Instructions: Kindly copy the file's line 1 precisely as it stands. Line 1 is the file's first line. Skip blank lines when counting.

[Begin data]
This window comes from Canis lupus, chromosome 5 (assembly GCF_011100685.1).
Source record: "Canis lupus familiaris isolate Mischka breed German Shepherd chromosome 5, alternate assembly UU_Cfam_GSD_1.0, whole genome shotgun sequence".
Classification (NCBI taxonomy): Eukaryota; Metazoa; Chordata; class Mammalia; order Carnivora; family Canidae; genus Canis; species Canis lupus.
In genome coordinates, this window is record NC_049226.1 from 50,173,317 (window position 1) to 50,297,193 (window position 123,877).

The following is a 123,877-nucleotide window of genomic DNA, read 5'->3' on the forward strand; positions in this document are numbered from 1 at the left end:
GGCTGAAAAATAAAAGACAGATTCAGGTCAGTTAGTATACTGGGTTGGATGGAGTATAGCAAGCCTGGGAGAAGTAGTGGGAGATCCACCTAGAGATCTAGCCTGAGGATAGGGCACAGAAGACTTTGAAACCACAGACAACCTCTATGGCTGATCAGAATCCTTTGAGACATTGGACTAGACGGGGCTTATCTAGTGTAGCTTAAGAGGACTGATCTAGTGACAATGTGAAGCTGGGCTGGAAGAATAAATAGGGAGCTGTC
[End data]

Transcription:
This window comes from Canis lupus, chromosome 5 (assembly GCF_011100685.1).